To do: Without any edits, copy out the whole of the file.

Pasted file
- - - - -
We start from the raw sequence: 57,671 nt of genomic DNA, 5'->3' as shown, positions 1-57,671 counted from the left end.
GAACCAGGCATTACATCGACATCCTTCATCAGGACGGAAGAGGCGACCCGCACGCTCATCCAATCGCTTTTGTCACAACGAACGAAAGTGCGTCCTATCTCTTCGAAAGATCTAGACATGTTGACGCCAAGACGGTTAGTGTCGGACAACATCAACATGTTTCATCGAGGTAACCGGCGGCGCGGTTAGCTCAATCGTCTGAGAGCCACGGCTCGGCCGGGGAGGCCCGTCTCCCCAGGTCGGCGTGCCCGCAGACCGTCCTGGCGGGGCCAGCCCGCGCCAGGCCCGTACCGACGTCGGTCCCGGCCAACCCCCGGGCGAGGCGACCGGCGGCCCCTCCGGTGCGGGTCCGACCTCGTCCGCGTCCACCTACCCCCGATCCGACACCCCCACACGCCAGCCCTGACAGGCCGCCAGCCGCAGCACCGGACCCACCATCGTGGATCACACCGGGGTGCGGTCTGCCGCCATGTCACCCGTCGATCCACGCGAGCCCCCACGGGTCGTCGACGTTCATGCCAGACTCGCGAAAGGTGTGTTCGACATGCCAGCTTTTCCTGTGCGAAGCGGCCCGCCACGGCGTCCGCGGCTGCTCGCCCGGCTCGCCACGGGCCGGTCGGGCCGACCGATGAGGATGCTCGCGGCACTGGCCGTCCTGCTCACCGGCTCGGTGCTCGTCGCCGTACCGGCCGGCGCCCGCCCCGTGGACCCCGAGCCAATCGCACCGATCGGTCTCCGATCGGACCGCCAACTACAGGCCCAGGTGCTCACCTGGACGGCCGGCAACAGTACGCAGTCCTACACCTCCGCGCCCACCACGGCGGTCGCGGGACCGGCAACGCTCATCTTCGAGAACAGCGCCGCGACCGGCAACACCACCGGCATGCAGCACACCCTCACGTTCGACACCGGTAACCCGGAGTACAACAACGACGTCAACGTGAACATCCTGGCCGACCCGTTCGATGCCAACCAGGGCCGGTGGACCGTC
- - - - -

We start from the raw sequence: 57,671 nt of genomic DNA, 5'->3' as shown, positions 1-57,671 counted from the left end.
GAACCAGGCATTACATCGACATCCTTCATCAGGACGGAAGAGGCGACCCGCACGCTCATCCAATCGCTTTTGTCACAACGAACGAAAGTGCGTCCTATCTCTTCGAAAGATCTAGACATGTTGACGCCAAGACGGTTAGTGTCGGACAACATCAACATGTTTCATCGAGGTAACCGGCGGCGCGGTTAGCTCAATCGTCTGAGAGCCACGGCTCGGCCGGGGAGGCCCGTCTCCCCAGGTCGGCGTGCCCGCAGACCGTCCTGGCGGGGCCAGCCCGCGCCAGGCCCGTACCGACGTCGGTCCCGGCCAACCCCCGGGCGAGGCGACCGGCGGCCCCTCCGGTGCGGGTCCGACCTCGTCCGCGTCCACCTACCCCCGATCCGACACCCCCACACGCCAGCCCTGACAGGCCGCCAGCCGCAGCACCGGACCCACCATCGTGGATCACACCGGGGTGCGGTCTGCCGCCATGTCACCCGTCGATCCACGCGAGCCCCCACGGGTCGTCGACGTTCATGCCAGACTCGCGAAAGGTGTGTTCGACATGCCAGCTTTTCCTGTGCGAAGCGGCCCGCCACGGCGTCCGCGGCTGCTCGCCCGGCTCGCCACGGGCCGGTCGGGCCGACCGATGAGGATGCTCGCGGCACTGGCCGTCCTGCTCACCGGCTCGGTGCTCGTCGCCGTACCGGCCGGCGCCCGCCCCGTGGACCCCGAGCCAATCGCACCGATCGGTCTCCGATCGGACCGCCAACTACAGGCCCAGGTGCTCACCTGGACGGCCGGCAACAGTACGCAGTCCTACACCTCCGCGCCCACCACGGCGGTCGCGGGACCGGCAACGCTCATCTTCGAGAACAGCGCCGCGACCGGCAACACCACCGGCATGCAGCACACCCTCACGTTCGACACCGGTAACCCGGAGTACAACAACGACGTCAACGTGAACATCCTGGCCGACCCGTTCGATGCCAACCAGGGCCGGTGGACCGTC